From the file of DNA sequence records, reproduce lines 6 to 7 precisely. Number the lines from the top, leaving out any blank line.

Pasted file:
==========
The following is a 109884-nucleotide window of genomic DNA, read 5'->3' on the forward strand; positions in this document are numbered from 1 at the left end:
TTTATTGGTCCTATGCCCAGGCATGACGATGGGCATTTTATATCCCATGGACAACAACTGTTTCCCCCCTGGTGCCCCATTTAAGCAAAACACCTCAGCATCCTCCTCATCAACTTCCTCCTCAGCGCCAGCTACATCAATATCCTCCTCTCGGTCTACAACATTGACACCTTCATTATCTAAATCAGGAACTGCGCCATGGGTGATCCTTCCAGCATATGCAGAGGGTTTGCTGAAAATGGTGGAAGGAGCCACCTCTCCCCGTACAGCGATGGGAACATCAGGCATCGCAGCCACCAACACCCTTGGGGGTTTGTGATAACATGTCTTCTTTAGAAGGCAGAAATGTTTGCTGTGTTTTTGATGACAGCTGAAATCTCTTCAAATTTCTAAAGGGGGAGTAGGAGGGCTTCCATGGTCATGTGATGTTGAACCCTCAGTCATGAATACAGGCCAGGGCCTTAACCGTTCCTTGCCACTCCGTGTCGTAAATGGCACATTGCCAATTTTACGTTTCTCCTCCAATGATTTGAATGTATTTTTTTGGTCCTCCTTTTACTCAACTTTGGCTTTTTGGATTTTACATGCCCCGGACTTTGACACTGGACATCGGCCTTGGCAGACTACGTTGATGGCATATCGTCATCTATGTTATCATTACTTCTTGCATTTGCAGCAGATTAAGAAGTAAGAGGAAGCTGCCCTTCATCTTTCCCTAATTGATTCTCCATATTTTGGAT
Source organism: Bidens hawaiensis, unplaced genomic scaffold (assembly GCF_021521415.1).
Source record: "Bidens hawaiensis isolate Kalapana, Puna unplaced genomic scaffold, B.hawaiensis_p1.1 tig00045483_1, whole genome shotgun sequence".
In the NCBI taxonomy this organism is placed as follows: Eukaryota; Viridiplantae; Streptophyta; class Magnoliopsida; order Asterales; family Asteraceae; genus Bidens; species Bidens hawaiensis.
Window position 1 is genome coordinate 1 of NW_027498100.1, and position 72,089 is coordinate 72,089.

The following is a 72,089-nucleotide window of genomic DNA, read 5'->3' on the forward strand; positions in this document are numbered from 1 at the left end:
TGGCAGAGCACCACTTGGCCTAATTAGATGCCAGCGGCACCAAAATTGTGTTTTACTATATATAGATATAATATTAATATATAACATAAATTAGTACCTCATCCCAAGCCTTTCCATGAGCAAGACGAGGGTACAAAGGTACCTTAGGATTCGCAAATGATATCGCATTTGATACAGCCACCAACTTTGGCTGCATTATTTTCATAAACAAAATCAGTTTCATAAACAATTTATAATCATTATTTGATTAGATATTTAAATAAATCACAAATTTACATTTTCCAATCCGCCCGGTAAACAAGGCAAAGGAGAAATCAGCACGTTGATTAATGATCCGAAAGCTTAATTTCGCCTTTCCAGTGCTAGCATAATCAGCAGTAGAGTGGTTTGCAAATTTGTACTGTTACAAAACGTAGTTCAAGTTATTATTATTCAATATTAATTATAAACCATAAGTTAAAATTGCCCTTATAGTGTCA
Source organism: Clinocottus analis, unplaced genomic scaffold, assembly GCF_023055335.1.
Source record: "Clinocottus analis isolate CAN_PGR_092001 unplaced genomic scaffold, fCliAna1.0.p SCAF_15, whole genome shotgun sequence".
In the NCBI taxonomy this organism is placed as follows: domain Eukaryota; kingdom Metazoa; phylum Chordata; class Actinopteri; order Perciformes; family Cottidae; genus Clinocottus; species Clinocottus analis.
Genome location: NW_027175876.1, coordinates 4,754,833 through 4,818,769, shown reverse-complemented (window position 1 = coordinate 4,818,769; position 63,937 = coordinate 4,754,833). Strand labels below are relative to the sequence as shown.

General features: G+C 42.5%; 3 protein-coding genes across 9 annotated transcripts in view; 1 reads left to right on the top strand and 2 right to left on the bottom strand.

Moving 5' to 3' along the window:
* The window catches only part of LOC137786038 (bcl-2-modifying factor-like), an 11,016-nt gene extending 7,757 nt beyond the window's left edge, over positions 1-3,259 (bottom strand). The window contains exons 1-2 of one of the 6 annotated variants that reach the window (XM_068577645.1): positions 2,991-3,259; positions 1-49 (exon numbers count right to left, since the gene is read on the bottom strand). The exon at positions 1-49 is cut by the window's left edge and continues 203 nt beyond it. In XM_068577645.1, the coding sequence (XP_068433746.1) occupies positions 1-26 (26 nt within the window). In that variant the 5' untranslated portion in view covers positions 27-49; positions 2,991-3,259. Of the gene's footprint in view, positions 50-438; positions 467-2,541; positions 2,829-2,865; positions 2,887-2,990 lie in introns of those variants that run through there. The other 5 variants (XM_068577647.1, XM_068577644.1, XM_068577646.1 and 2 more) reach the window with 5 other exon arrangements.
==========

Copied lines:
Window position 1 is genome coordinate 1 of NW_027498100.1, and position 72,089 is coordinate 72,089.

The following is a 72,089-nucleotide window of genomic DNA, read 5'->3' on the forward strand; positions in this document are numbered from 1 at the left end: